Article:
With the breaking news this week that one of London’s most globally recognised landmarks Big Ben, is going to be ‘bong-less’ for an estimated period of 4 years whilst essential restoration work is undertaken – I thought that I would pay a ‘culture’ visit down to Westminster to see what’s going on, and to learn a little bit more about the history of the tower, before the suspension of its ‘bongs’ on the 21st August.
As with all of London’s rich history, there are many interesting aspects and facts concerning Big Ben which I would assume that not even a hardened Londoner would necessarily be aware of – so I shall attempt to summaries some of the more interesting facts of this iconic landmarks history.
On 16th October 1834, the Palace of Westminster (e.g. the Houses of Parliament) was ravaged by a huge fire – and when the flames were eventually put out, there wasn’t much left of the building, only Westminster Hall.
In 1835 a Government committee was set-up specifically for the purpose of reviewing proposals for its re-design and re-construction. Over 400 designs were submitted from more than 90 architects
The committee eventually chose a design submitted by one Charles Barry – but with the strict proviso that a big ‘clock’ must be added to the building – So Charles Barry went away and came back with a proposal for a ‘Great Clock’ with 4 faces, where the hour was sounded by a set of big bells.
The trouble was Charles Barry was not a clockmaker – and therefore there was a lengthy delay in construction whilst a suitable designer was found who would be qualified and up for the job.
By 1841 the decision had finally been made to appoint one George Airy (who was the Astronomer Royal) to draw up final specification and requirements for the Great Clock – which were extremely complex for the time – and the actual clock itself was to be built by the chosen clockmaker Edward Dent. George Airy made one specific design requirement, which was “The Great Clock should be so accurate that the first strike for each hour shall be accurate to within one second of time.”
Nobody had ever required a clock to be that accurate before – especially a clock with 4 large faces and massive hands, and the opinion of experts and the media of the time, was that it just couldn’t be done.
The clock needed some extremely big bells – one to strike the ‘hour’ and four for the ‘quarter hours’ – which were required to chime to the tune of Handel’s ‘Messiah’.
The 5 bells were cast up north in Stockton-on-Tees and were transported by ship down to London, and then up the Thames by barge to Westminster Bridge.
The big bell was supposed to be called ‘Victoria’ after the Queen – but a poll of Londoners conducted at that time, decided that it should be called ‘Big Ben’ – and that was the name that stuck.
There are two theories as to who “Ben” actually was. One was possibly Benjamin Caunt, a very popular bareknuckle boxer of the time – and the other was Sir Benjamin Hall, who was the Commissioner of Works during the construction of the new Palace of Westminster……both were extremely ‘large’ men.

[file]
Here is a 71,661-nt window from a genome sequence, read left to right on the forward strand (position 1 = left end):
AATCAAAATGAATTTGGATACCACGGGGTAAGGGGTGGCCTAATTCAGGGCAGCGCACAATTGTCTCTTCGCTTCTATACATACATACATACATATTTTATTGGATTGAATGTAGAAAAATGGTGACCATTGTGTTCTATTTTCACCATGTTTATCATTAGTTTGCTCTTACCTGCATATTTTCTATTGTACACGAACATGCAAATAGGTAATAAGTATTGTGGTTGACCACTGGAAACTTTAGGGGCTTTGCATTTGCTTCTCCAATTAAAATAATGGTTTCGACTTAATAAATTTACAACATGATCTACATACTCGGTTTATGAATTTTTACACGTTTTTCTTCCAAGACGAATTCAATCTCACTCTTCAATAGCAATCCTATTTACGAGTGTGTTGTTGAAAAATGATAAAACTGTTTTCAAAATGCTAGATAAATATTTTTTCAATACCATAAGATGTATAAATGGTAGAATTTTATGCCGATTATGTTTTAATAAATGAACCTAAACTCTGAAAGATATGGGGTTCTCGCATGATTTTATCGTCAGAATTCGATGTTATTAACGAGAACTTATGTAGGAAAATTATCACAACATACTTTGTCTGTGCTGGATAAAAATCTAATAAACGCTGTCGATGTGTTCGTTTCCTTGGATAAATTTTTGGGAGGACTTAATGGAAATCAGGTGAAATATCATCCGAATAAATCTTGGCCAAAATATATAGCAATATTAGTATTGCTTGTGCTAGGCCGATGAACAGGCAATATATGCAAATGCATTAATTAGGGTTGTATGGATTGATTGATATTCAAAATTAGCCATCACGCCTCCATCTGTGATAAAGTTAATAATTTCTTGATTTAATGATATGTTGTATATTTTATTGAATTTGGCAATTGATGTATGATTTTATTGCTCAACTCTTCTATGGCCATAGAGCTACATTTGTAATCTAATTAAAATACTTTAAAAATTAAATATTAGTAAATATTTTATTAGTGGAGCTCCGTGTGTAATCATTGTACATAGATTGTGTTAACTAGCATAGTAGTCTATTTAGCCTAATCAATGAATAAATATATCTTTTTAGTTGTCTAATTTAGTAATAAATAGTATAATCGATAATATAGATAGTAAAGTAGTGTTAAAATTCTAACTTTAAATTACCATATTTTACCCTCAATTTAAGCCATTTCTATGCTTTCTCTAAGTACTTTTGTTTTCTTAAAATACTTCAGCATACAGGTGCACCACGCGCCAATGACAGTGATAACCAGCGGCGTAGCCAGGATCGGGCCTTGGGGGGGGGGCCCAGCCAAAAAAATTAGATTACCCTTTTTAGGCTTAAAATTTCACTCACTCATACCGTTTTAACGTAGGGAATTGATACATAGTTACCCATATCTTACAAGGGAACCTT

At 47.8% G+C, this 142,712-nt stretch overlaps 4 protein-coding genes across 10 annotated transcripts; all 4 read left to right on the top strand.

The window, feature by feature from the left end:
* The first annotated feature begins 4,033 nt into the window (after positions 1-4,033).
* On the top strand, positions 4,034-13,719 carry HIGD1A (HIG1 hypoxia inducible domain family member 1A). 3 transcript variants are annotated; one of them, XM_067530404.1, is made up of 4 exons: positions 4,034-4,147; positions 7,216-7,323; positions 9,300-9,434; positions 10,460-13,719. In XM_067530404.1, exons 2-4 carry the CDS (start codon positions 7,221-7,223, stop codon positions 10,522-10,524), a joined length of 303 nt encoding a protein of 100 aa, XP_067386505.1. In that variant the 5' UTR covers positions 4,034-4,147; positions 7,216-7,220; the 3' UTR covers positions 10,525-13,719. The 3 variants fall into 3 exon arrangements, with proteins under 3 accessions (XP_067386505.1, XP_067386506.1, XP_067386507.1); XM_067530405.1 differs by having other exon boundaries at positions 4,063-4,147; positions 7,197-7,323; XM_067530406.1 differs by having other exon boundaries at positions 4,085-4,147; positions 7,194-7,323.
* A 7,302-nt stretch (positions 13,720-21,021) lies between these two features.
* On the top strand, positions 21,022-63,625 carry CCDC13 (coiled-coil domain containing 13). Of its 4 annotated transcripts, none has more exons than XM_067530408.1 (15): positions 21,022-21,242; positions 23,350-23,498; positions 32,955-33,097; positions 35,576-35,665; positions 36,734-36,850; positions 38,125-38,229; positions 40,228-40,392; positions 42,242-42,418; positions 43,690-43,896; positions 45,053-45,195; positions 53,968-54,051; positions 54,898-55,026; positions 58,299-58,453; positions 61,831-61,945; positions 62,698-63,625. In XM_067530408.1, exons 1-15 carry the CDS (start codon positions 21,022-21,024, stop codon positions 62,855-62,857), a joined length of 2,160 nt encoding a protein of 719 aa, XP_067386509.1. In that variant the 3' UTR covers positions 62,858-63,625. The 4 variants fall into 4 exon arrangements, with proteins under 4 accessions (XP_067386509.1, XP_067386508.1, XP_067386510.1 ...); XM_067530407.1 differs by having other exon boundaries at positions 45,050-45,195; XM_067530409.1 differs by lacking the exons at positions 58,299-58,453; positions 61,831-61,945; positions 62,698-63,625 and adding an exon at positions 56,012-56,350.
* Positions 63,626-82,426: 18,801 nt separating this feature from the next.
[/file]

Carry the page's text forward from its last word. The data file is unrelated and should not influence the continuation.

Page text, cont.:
Because the clock tower wasn’t quite finished, they hung the new massive bell in the yard at Westminster, and every so often they’d hit it with a hammer to test it. However, after a period of constant ‘testing’ throughout 1857, the bell actually cracked – and it hadn’t even been put in the Tower yet!!!
So – a decision was taken to break it up into little pieces, and then transport these pieces to the ‘Whitechapel Bell Foundry’ just down the road in East London – where they cast a new bell which weighed over 13 tones. It was then hauled by cart through the streets of London, back to Westminster.
When the construction of the Tower was finally finished, it was discovered that the Big Ben bell was too big to be hauled up the inside of the Tower’s shaft to the belfry – and so it had to be laid on its side and winched up.
The Tower and the Great Clock were finally finished in May1859 – and Big Ben chimed the ‘hour’ for the very first time on the 11th July 1859.
However, in October 1859 the Big Ben bell cracked yet again (the crack can still see to this very day) – and so it remained silent for a few months whilst they made slightly smaller hammer and then rotated the bell slightly, so that the hammer did not land on the cracked bit – and as a result, Big Ben and the Great Clock, have been hard at work every day since!!!
The Clock Tower itself was originally named the St. Stephens Tower – but was officially changed to the ‘Elizabeth Tower’ in 2012 to commemorate Queen Elizabeth’s Diamond Jubilee. The clock is simply named the Great Clock.
The Elizabeth Tower has 334 steps over 11 floors up to the belfry.
Each clock face has a 7m diameter. The minute hand on each clock face is 4.2 meters long, and the hour hand is 2.7 meters long.
The main bell weighs 13.7 tonnes and is 2.7m in diameter. The four quarter bells are smaller, with different dimensions to enable them to hit different notes.
A third of the way (or 114 steps) up inside the tower is a Prison Room, where MPs in breach of codes of conduct were imprisoned. It was last used in 1880 when newly elected MP Charles Bradlaugh, an atheist, refused to swear allegiance to Queen Victoria on the bible. He was kept in the prison room overnight. (There is actually a pub named after him in Northampton).
The Big Ben bell has marked time throughout the reign of 6 monarchs, 26 Prime Ministers – and countless millions of visitors and tourists – who simply come to admire the Tower and the Great Clock and to hear Big Ben chime – and hopefully, after this forthcoming 4 years suspension – long may it continue to do so
Hope you enjoy the photos